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Fallout Shelter tops $100m in lifetime revenue

Bethesda’s mobile Fallout spin-off, Fallout Shelter, has generated $100 million across both the App Store and Google Play since its release in 2015. This intimates the game has generated $10m since August 2018, equating to roughly $68K a day cross its 63m-strong player base.

Generating its income primarily in Western markets, Fallout Shelter is most popular in the US, where it has raised revenue of $60m. The UK comes in in second place with $9m, while $3m was generated by China.

“Fallout Shelter has been a global success for Bethesda, with about 41 per cent of its revenue originating from outside the United States,” said industry analyst and Sensor Tower founder, Oliver Yeh.

“Store Intelligence data shows that it has performed best in Western markets, with Great Britain delivering about 9 per cent of spending, or $9 million, making it the game’s second largest region by revenue. By comparison, U.S. players have spent approximately $60 million in the title. The game’s top five markets are rounded out by Germany (5 per cent), Canada (4 per cent), and Australia (3.4 per cent).”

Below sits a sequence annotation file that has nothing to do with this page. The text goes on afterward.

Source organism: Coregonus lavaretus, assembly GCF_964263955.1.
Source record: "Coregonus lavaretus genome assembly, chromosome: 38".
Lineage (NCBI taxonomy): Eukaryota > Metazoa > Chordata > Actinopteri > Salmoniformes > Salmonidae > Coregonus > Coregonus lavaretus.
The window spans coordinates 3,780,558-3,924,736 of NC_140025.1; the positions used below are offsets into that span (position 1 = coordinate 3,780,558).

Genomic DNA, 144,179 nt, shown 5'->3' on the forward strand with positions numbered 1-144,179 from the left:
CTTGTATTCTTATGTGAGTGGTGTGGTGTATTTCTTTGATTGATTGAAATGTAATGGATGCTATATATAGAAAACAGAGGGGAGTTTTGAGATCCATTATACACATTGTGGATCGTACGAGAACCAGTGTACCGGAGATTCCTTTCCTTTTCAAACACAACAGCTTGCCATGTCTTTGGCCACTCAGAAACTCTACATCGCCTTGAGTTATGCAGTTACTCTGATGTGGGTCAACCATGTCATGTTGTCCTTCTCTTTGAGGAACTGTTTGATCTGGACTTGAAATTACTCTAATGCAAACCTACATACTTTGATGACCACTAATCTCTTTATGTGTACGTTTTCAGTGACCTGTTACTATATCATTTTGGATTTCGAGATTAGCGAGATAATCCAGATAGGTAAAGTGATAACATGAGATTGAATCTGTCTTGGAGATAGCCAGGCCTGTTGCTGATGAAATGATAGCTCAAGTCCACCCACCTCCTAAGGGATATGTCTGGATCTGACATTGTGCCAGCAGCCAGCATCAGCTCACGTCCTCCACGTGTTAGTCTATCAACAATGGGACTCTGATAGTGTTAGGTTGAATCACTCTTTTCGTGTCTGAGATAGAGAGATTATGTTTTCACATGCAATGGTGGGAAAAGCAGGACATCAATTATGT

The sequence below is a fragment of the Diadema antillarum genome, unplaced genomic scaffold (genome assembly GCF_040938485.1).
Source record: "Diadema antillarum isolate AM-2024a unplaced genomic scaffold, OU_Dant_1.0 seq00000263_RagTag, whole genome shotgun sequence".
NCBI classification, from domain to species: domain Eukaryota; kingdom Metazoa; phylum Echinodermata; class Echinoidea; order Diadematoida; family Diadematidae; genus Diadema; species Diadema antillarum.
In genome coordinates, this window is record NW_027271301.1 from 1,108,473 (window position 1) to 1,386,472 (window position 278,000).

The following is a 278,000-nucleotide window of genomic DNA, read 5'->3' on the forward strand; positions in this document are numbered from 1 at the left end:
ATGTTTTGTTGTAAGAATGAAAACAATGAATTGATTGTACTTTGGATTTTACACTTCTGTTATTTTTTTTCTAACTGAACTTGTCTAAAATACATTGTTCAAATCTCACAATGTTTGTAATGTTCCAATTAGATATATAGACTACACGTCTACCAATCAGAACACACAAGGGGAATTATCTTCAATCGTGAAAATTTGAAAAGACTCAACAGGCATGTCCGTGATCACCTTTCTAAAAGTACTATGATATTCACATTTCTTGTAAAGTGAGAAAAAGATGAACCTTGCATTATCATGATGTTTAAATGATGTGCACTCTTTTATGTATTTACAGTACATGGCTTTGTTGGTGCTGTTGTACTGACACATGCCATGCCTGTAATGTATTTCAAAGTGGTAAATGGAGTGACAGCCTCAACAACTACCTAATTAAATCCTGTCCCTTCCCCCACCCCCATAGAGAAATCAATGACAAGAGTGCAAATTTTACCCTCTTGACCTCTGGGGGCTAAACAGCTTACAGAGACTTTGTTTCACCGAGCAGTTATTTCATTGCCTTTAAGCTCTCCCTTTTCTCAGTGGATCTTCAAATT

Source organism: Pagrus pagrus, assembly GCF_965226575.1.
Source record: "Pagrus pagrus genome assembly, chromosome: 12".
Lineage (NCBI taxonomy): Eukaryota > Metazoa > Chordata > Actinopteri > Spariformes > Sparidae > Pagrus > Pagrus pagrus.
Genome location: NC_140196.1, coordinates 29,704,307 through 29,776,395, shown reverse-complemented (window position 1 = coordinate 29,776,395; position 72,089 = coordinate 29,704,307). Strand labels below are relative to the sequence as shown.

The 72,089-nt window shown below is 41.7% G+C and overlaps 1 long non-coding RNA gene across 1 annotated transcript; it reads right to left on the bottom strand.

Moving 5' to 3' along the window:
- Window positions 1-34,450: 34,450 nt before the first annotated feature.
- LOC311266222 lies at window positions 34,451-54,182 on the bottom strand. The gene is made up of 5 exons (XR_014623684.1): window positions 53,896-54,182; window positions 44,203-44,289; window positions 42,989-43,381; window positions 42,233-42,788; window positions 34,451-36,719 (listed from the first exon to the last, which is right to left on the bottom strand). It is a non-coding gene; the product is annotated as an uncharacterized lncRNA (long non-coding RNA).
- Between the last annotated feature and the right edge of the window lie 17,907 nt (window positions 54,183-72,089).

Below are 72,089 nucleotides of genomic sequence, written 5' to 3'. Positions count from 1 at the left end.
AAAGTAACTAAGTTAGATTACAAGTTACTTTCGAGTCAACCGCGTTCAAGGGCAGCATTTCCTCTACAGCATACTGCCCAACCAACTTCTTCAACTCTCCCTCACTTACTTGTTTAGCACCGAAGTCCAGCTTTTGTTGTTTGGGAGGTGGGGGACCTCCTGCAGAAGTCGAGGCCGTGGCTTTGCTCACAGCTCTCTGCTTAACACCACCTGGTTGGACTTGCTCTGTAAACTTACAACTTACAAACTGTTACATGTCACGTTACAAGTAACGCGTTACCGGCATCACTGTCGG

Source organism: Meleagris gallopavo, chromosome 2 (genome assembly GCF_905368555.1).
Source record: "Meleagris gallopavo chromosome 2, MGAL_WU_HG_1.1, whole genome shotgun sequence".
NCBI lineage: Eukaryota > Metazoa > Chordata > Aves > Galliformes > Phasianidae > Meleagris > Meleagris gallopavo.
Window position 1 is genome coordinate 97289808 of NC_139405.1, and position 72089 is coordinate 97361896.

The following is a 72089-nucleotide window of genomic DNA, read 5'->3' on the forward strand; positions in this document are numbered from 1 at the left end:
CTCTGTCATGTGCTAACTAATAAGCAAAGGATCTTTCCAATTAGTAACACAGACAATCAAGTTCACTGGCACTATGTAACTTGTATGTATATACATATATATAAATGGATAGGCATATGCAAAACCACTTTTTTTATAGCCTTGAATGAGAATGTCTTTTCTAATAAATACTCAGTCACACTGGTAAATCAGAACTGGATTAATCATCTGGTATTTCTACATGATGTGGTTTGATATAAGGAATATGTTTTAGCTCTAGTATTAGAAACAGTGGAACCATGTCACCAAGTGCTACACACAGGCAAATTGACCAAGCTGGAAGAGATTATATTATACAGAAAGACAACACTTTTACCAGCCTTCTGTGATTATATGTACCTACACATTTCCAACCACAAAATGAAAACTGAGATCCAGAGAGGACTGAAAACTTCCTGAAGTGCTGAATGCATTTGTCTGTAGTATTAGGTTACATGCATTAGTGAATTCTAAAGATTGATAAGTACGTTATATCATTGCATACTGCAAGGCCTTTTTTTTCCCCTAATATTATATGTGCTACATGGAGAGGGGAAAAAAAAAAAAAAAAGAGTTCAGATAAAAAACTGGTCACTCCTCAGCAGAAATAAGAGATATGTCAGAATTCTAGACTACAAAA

In other Bethesda news, the company announced a new streaming service called Orion at E3 2019, which aims at “optimising game engines for performance in a cloud environment” and “address the complex challenges of streaming.”

While on stage during Bethesda’s E3 conference, id Software CTO Robert Duffy and Bethesda director of publishing James Altman announced that Bethesda’s new cloud-based streaming solution could run 20 per cent faster with 40 per cent less bandwidth than other cloud services. It also promises better performances even with slow Internet speeds.

The pair demoed Orion’s capability by showing 2016’s Doom played on stage on a smartphone at 60fps. Players can try Orion by signing up for Doom’s official fan club, Slayers Club – and maybe win a chance to take part in Orion’s upcoming beta tech test.

About Vikki Blake

It took 15 years of civil service monotony for Vikki to crack and switch to writing about games. She has since become an experienced reporter and critic working with a number of specialist and mainstream outlets in both the UK and beyond.

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